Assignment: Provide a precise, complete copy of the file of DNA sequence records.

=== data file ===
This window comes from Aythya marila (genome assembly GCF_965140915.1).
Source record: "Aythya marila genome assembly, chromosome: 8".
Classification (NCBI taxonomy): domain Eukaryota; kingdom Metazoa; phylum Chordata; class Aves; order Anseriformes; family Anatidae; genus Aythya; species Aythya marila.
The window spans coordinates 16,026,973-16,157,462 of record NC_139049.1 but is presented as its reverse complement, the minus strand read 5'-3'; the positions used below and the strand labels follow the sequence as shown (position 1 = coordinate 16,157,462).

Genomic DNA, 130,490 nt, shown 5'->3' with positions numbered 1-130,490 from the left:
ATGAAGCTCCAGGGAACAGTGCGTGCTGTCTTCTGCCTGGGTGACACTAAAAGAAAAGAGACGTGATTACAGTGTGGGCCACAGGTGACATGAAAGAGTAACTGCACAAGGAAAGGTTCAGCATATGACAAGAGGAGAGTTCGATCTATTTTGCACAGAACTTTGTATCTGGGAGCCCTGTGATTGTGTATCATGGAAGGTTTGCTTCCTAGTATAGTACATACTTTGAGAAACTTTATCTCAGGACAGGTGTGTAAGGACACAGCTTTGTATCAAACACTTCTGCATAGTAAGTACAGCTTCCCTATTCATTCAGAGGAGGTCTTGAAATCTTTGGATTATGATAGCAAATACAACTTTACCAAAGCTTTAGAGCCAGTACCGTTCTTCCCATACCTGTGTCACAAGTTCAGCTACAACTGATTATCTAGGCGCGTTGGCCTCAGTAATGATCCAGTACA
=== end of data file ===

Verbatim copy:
This window comes from Aythya marila (genome assembly GCF_965140915.1).
Source record: "Aythya marila genome assembly, chromosome: 8".
Classification (NCBI taxonomy): domain Eukaryota; kingdom Metazoa; phylum Chordata; class Aves; order Anseriformes; family Anatidae; genus Aythya; species Aythya marila.
The window spans coordinates 16,026,973-16,157,462 of record NC_139049.1 but is presented as its reverse complement, the minus strand read 5'-3'; the positions used below and the strand labels follow the sequence as shown (position 1 = coordinate 16,157,462).

Genomic DNA, 130,490 nt, shown 5'->3' with positions numbered 1-130,490 from the left:
ATGAAGCTCCAGGGAACAGTGCGTGCTGTCTTCTGCCTGGGTGACACTAAAAGAAAAGAGACGTGATTACAGTGTGGGCCACAGGTGACATGAAAGAGTAACTGCACAAGGAAAGGTTCAGCATATGACAAGAGGAGAGTTCGATCTATTTTGCACAGAACTTTGTATCTGGGAGCCCTGTGATTGTGTATCATGGAAGGTTTGCTTCCTAGTATAGTACATACTTTGAGAAACTTTATCTCAGGACAGGTGTGTAAGGACACAGCTTTGTATCAAACACTTCTGCATAGTAAGTACAGCTTCCCTATTCATTCAGAGGAGGTCTTGAAATCTTTGGATTATGATAGCAAATACAACTTTACCAAAGCTTTAGAGCCAGTACCGTTCTTCCCATACCTGTGTCACAAGTTCAGCTACAACTGATTATCTAGGCGCGTTGGCCTCAGTAATGATCCAGTACA